These are largely the same types of companies that would be owned by the ARKK ETF, except that they are still private and have not yet completed an IPO. The IPO is one of the potential liquidity events that can lead to eventual capital repayment (and ideally return on invested capital) for companies like HTGC and TRIN.
In some cases, ARKK can even provide liquidity by buying IPO shares of technology companies. As such, it is important to recognize that ARKK invests in the same types of businesses, broadly speaking, as HTGC and TRIN, only those that are further along in their early growth process towards profitability.
Here are some examples of TRIN’s portfolio investments, and for many if not most of them the company also had equity exposure:
And here are some examples of HTGC’s portfolio, specifically equity and warrant holdings:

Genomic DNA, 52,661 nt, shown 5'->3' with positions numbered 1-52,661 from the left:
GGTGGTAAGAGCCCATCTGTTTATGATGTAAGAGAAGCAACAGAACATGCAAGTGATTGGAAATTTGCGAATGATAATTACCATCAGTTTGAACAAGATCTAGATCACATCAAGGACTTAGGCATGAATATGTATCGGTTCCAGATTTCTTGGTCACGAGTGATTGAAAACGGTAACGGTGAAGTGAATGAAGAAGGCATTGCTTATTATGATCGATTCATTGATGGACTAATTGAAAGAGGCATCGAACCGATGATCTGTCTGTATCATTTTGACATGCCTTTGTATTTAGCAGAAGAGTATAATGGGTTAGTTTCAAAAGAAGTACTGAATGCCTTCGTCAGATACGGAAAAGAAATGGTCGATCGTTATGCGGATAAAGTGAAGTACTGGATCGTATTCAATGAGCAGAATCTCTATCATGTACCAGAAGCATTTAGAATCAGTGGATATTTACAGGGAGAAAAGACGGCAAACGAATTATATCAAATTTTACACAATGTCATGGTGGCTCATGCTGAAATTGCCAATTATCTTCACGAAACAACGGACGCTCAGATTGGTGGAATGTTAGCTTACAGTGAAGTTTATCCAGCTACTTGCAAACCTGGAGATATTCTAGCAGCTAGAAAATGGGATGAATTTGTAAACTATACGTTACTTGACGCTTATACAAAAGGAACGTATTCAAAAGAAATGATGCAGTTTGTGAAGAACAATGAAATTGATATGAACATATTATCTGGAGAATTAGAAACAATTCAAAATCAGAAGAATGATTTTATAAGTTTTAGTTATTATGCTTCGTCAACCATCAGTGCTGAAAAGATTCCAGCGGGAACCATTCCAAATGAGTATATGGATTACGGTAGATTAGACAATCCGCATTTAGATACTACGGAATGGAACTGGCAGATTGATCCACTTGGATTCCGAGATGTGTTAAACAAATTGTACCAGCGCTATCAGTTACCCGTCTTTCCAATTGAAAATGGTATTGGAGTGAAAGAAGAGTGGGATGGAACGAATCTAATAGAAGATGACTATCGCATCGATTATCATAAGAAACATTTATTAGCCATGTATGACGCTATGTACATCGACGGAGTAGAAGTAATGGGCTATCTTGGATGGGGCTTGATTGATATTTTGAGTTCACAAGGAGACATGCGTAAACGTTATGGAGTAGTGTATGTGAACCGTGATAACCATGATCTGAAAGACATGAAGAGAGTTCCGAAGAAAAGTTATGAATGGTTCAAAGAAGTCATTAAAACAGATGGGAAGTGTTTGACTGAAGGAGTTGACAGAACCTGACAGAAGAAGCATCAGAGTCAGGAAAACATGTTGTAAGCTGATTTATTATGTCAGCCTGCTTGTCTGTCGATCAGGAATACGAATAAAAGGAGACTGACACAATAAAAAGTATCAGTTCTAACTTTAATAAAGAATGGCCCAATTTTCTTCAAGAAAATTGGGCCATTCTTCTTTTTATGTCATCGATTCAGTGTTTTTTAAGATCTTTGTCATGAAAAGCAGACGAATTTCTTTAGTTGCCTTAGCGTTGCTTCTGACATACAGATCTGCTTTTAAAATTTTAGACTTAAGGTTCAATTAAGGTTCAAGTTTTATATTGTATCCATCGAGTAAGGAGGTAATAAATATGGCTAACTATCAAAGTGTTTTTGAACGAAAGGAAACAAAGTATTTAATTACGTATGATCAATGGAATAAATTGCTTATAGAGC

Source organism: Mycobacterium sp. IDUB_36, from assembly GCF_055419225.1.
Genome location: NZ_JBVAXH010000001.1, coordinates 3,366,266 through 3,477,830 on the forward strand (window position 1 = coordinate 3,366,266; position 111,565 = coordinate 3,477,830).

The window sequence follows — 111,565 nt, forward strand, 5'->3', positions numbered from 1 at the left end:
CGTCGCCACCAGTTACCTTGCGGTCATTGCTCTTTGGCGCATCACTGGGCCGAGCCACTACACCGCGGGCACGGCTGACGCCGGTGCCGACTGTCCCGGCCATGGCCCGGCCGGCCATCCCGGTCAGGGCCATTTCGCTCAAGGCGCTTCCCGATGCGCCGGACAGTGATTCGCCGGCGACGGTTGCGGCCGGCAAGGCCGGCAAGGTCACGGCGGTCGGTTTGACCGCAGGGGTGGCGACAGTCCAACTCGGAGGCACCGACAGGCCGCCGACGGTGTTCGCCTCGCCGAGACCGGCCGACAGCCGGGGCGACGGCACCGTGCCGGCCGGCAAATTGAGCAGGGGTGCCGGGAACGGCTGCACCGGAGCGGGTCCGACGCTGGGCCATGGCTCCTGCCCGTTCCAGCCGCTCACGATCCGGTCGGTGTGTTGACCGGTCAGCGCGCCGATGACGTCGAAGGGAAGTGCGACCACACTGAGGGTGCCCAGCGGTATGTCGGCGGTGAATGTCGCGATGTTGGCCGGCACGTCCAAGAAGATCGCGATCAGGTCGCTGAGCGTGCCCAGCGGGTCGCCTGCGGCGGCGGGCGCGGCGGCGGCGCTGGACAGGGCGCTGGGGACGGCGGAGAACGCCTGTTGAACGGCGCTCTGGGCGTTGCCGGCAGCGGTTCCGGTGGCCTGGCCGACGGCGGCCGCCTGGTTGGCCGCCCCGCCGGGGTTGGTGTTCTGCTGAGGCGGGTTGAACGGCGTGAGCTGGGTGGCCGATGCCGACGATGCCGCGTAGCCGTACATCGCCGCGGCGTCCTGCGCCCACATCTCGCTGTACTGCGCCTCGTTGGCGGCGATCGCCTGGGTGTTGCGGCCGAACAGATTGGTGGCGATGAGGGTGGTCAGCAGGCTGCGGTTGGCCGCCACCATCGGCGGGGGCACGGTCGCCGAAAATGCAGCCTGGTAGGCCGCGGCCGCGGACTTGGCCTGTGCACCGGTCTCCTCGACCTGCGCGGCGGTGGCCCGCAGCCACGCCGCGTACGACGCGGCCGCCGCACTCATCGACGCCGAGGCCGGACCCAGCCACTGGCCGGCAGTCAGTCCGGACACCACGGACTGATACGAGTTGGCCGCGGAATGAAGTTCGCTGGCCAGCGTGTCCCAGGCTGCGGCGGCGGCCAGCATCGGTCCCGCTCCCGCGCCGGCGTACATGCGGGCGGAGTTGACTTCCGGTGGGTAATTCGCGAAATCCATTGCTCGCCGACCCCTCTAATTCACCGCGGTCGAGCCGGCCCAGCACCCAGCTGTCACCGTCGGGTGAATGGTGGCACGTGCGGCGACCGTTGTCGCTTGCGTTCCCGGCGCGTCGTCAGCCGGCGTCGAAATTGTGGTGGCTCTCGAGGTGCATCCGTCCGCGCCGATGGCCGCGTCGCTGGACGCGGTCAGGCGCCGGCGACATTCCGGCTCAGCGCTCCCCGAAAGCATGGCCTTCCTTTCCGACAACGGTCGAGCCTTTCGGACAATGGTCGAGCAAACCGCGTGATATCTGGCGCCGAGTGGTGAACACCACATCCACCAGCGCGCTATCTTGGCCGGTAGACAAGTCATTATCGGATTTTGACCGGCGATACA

From the perspective of the stock market investor, it is important to note the difference between the primary sources of return for each investment.
- ARKK does not pay a dividend and its only source of returns is capital appreciation resulting from rising share prices of its underlying holdings.
- Both HTGC and TRIN pay out most of their distributable cash flow to shareholders as dividends and thus offer high single-digit or low-double-digit returns. Returns come primarily from dividends, but can also come from capital appreciation.
Let’s compare ARKK to HTGC and TRIN to see why investors might choose BDCs over Cathie Wood’s popular ETF.
Stability vs. Popularity
ARKK has approximately $76 billion in assets under management, which is nearly 30 times the total assets of HTGC and nearly 80 times the total assets of TRIN. Again, ARKK is a fund that owns dozens of companies while HTGC and TRIN are individual companies.
Even so, ARKK’s median stock market cap of $5 billion is several times larger than HTGC’s market cap of $1.7 billion or TRIN’s ~$550 million.